What made this cake good was not the colorful candied fruit (though decorative it was), but the equal proportion of pecans. Their nutty richness, along with a sizeable amount of butter, and a good dose of lemon and vanilla extracts, made the cake very flavorful. Hearty and heavy in a good way, a little slab will do ya. I began to think of ways to adapt the recipe to suit my own preferences, which would include dried fruits, rather than candied ones.

At my parent’s house last Christmas, I made my own version of the cake. I plumped raisins, dried cherries, apricots, dates, pineapple and cranberries in orange juice I heated in a saucepan. I also added the zests of an orange and a lemon and a whiff of cinnamon. The candied fruits are still present – they are, after all, a fruitcake tradition – but I used them sparingly in the cake and more as decoration atop it. The pecans – a whole pound of them – remain the same. I know they are pricey, but they make the cake.

The cake is citrusy, the plumped fruits taste like fruits, the candied fruit lends that stained glass appeal, and a wedge of the cake, laden with nuts and butter, keeps you quietly chewing and reflective for a time – a moment of silence to honor baking and literary tradition. I’ll do it every year on a coming of winter morning.

So here’s to Frank McHugh and “White Trash Cooking; to Capote” and to “A Christmas Memory” of rich, heavy fruitcakes mailed out into the world and paper-light kites sent adrift into the sky.

Fruitful Fruitcake
(Adapted from “Mammy’s Fruitcake” in “White Trash Cooking” by Ernest Matthew Mickler)

5 large eggs
½ pound (2 sticks) butter
1 cup granulated sugar
1 ¾ cups flour
½ teaspoon baking powder
½ teaspoon salt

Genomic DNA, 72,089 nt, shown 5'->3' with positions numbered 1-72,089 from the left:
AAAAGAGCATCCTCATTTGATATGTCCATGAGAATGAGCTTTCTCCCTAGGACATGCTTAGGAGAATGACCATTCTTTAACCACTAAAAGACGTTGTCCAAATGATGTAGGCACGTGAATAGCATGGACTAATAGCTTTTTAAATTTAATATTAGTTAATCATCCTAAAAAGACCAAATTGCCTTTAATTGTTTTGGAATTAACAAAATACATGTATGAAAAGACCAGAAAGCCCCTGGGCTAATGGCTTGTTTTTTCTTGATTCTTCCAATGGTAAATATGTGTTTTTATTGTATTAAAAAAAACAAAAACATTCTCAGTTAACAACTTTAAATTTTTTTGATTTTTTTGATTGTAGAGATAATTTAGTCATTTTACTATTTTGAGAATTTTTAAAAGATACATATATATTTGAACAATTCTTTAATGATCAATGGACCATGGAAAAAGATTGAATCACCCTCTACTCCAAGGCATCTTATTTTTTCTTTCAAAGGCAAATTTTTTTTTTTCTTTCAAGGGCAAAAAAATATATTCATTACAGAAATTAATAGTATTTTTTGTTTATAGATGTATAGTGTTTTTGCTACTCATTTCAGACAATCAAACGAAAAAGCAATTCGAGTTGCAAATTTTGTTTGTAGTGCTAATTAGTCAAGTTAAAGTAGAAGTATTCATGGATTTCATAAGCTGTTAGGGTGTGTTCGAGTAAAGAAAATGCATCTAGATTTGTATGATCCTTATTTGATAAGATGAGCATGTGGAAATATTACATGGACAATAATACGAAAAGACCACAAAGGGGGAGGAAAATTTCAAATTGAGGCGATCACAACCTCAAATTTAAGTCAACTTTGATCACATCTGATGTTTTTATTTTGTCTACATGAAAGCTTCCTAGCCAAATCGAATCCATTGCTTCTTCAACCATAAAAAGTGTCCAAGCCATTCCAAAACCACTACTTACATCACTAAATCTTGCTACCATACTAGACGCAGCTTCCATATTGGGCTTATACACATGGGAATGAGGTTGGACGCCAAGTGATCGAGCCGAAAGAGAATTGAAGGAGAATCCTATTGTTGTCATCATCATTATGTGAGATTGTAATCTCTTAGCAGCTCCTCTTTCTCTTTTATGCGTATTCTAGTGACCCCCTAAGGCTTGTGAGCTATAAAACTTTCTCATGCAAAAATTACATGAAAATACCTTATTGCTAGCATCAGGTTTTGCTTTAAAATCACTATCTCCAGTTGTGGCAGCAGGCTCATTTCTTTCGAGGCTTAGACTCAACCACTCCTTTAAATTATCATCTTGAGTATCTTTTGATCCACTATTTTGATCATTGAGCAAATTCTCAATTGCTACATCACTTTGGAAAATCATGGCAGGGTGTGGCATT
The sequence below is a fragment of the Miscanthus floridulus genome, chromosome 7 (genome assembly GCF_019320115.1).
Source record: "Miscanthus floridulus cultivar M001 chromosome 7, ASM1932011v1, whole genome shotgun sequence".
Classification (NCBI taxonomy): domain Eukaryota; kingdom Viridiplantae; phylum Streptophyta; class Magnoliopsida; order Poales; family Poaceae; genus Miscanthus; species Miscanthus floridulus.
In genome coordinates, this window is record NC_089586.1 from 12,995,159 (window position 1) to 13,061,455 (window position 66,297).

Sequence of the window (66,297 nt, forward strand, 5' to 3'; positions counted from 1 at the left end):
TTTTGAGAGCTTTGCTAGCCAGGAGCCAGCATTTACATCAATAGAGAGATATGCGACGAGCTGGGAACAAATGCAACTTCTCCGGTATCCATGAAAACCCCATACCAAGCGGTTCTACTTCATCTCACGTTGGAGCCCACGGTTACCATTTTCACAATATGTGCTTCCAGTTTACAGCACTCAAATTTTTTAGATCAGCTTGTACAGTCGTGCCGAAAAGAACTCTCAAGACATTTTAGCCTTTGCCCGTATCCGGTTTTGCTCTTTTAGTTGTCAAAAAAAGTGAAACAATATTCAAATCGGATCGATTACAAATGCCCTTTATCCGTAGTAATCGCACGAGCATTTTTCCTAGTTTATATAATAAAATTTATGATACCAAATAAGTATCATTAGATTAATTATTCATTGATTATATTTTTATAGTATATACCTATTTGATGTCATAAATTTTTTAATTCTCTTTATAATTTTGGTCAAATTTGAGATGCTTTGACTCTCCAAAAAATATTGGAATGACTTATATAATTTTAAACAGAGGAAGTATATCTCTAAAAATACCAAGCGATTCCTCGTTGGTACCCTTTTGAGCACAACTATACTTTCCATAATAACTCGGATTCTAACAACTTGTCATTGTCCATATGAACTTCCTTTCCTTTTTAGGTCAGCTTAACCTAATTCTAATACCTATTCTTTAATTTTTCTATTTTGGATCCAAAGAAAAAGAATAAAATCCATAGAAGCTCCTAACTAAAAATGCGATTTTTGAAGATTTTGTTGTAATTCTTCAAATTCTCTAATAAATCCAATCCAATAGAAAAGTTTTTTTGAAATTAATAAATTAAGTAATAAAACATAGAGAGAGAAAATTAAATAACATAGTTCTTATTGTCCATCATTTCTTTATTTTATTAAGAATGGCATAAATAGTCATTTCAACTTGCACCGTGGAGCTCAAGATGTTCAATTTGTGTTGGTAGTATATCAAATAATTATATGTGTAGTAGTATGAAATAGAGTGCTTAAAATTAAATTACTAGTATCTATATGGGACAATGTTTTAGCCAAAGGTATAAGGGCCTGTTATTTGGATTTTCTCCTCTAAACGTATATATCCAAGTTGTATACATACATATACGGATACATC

½ teaspoon cinnamon
2 cups candied cherries (red and green), chopped
3 cups dried fruits (raisins, pineapple, chopped apricots, sour cherries, cranberries, dates)
1 cup orange juice
Zest of one orange and one lemon
4 cups pecans, chopped
1 tablespoon vanilla extract
1 tablespoon lemon extract
Additional whole candied cherries and pecan halves for decoration

Combine orange juice and dried fruits in a saucepan. Heat to a simmer, turn off heat and cover pan to steep fruit. Let cool.
In a very large mixing bowl, cream butter and sugar until fluffy. Add well-beaten eggs and blend well. Toss nuts, candied fruit and cooled plumped fruit that has been drained with part of the flour (about ½ cup). Combine remaining flour, baking powder, salt and cinnamon. Fold into butter-and-egg mixture. Add zests and extracts and mix well. Stir in fruits and nuts, mix well by hand. Spread batter in a greased 10-inch tube pan or two 8-inch loaf pans and decorate top with whole cherries and pecan halves. Place in a cold oven. Bake tube pan for 3 hours (loaf pans for 1-1/2 to 2 hours) at 275 degrees. Remove cake and let stand until cool. Remove from pan.